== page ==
The end results weren't pretty, and over time the public took notice. Test scores stagnated and politicians of all political stripes issued calls for education reform, including common standards for all students and accountability to match. But the educational establishment -- state departments of education, local school boards, superintendents and principals, all unwilling to relinquish authority -- fought back. They were joined by the teachers' unions that grew to power in the 1960s and 1970s. The unions wanted, rightly, to elevate teaching into the realm of respected, well-paid professions. Teachers' rights and classroom autonomy, only recently won in the struggle to unionize, were seen as a key element of that goal.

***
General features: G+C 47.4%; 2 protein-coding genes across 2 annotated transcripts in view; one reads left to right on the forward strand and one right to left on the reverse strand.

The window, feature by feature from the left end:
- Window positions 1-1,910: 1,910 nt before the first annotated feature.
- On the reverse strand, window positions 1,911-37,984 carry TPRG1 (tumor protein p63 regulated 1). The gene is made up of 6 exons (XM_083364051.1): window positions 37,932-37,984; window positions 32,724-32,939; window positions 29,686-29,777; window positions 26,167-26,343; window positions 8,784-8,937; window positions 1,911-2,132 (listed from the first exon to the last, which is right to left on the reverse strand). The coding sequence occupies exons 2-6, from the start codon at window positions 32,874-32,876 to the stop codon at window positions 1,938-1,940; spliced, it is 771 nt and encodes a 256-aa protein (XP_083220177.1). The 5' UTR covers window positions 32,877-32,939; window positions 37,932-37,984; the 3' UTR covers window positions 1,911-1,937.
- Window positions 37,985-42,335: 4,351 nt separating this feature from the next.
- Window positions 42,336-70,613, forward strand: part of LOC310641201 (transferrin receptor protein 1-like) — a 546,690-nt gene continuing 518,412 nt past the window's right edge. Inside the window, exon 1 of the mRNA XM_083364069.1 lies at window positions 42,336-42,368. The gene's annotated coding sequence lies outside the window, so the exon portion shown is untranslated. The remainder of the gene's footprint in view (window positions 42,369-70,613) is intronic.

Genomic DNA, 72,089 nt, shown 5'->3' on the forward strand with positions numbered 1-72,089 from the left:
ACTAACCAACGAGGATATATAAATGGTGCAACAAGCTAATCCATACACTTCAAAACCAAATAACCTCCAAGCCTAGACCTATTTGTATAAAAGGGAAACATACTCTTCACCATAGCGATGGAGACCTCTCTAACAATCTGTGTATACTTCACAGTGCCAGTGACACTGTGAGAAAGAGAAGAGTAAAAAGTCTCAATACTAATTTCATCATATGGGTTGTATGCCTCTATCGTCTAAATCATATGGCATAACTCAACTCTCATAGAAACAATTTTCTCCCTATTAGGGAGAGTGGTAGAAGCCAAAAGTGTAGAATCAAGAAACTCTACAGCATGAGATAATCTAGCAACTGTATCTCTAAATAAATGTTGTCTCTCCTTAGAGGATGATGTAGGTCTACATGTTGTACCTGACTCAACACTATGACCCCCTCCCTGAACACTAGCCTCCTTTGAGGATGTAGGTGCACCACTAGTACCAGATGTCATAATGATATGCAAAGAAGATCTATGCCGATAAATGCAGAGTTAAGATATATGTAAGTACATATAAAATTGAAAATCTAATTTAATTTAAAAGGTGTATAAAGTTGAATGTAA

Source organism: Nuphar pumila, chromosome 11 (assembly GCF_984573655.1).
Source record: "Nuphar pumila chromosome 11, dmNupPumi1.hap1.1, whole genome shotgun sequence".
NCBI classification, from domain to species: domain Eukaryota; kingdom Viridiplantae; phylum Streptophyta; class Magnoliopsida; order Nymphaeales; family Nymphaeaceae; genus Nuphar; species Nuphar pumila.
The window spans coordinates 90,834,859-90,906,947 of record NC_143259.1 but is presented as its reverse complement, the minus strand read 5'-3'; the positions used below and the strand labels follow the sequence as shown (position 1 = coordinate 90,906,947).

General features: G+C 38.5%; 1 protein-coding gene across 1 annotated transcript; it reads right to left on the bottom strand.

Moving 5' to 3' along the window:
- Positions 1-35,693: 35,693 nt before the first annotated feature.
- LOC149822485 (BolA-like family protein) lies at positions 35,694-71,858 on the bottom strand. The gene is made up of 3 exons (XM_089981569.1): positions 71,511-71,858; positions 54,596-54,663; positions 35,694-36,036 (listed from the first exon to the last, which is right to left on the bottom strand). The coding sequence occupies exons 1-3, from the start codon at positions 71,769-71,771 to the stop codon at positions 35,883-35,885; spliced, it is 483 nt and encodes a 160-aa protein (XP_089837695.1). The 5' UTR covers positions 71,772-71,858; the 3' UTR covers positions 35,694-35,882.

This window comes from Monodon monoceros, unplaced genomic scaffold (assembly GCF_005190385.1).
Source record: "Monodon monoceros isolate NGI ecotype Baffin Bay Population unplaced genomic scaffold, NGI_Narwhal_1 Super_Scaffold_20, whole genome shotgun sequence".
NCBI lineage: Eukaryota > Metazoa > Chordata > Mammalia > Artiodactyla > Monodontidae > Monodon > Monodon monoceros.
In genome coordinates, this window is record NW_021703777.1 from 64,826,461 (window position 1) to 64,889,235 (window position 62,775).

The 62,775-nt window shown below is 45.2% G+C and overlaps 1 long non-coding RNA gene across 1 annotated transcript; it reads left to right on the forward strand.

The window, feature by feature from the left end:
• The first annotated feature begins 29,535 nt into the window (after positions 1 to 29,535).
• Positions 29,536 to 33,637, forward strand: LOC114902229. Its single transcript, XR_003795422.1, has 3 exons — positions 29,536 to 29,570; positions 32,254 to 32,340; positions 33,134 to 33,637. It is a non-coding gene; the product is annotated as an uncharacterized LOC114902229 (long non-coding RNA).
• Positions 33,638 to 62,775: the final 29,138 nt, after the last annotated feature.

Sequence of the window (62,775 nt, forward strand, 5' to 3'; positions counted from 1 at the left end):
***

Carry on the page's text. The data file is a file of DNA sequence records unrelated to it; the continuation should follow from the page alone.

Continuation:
Unfortunately for teachers, this strategy hasn't worked out very well. As the Economic Policy Institute recently documented, teacher salaries have been declining relative to other professions for years. Even as national wealth grew by leaps and bounds in the 1990s, teachers were largely left out in the cold. And while there are many brilliant teachers in the nation's classrooms, the teaching profession on average still doesn't attract the caliber of college students who enter professions like medicine and law.